The origin of the Deerhound breed is of such antiquity and the earliest names bestowed on it so inextricably mixed that no sound conclusion can be arrived at as to whether the Deerhound was at one time identical with the ancient Irish Wolfdog and, in the course of centuries, bred to a type better suited to hunt deer, or whether, as some writers claim, he is the descendant of the hounds of the Picts.

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We can definitely identify the breed as Deerhounds as early as the 16th and 17th centuries. From there on the term Deerhound has been applied to the breed, which of all dogs has been found best suited for the pursuit and killing of the deer.

Photographer: Shot on Site

Photographer: Shot On Site

The Deerhound has been greatly valued at all times. The history of the breed teems with romance increasing in splendor right down through the Age of Chivalry when no one of rank lower than an earl might possess these dogs. A leash of Deerhounds was held the fine whereby a noble lord condemned to death might purchase his reprieve. Records of the Middle Ages allude repeatedly to the delightful attributes of this charming hound, his tremendous courage in the chase, his gentle dignity in the home.

It was this high esteem in which the Deerhound was held that the desire for exclusive ownership has at many times endangered the continuance of the breed.As the larger beasts of the chase became extinct or rare in England and southern Scotland, the Highlands of Scotland became the last territory wherein the stag remained numerous in a wild state and, of course, the last stronghold of this breed.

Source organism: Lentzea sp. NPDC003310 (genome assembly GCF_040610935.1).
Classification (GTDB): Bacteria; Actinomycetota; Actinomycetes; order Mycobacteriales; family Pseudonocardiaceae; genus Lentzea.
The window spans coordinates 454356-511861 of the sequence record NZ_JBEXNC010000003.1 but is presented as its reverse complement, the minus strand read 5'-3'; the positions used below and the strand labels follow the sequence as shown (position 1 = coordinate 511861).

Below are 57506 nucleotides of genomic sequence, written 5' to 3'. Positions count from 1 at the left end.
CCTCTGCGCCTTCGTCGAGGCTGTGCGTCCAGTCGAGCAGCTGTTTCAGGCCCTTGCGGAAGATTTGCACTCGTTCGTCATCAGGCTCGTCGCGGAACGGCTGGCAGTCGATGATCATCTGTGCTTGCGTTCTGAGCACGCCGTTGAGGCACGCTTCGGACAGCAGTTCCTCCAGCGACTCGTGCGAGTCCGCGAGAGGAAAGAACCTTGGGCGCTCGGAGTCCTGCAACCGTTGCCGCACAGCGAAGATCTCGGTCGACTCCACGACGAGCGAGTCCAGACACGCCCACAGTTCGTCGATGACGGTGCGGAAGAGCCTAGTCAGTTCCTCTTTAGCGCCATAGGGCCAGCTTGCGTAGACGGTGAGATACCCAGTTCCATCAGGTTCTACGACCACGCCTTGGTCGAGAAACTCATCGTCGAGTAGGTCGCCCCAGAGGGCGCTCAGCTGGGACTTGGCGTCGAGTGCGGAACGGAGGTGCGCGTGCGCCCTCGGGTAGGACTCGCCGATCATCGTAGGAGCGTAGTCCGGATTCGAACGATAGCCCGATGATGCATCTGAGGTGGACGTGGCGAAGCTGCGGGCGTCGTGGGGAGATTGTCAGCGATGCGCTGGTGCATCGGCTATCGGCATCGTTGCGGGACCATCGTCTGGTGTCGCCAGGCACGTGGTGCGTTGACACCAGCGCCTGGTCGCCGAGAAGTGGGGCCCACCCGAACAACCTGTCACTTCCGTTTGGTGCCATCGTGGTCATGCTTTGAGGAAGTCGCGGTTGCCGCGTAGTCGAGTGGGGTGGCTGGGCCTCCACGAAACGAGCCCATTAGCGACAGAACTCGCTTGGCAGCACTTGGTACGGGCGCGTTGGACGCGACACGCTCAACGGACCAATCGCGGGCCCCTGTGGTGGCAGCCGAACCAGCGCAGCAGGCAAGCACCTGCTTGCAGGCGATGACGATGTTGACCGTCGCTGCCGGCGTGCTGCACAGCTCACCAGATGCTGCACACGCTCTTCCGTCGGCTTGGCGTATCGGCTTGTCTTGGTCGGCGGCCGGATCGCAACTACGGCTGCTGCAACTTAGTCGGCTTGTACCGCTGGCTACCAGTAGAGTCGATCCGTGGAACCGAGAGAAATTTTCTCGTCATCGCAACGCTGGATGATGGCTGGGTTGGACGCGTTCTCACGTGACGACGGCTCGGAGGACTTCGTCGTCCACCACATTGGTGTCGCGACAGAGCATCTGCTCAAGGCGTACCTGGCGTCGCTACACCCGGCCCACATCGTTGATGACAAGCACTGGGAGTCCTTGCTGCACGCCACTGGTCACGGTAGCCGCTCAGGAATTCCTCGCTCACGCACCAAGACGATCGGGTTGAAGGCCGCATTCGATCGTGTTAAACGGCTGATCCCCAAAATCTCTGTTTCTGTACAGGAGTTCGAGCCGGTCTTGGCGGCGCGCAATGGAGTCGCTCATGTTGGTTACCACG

Photographer: Shot on Site

Photographer: Shot on Site

Dr. Caius, in his book Of Englishe Dogges (1576) speaking of Greyhounds, relates: "Some are of the greater sorte, some of a lesser; some are smoothe skynned and some curled, the bigger therefore are appointed to hunt the bigger beastes, the buck, the hart, the doe."

During the 19th century in England the Deerhound became a favorite subject of artists, most pre-eminently, Sir Edwin Henry Landseer.

The high valuation of the Deerhound is not the result of rarity so much as the fact that as a hunter he is pre-eminent, with a high aggregate of desirable characteristics. He has a keen scent, which may be used in tracking, but it is that combination of strength and speed necessary to cope with the large Scottish deer (often weighing 250 pounds) that is most valued. The hounds are usually hunted singly or in pairs. Centuries of hunting as the companions and guards of Highland Chieftains have given the Deerhound an insatiable desire for human companionship. For this reason the best Deerhounds are seldom raised as kennel dogs.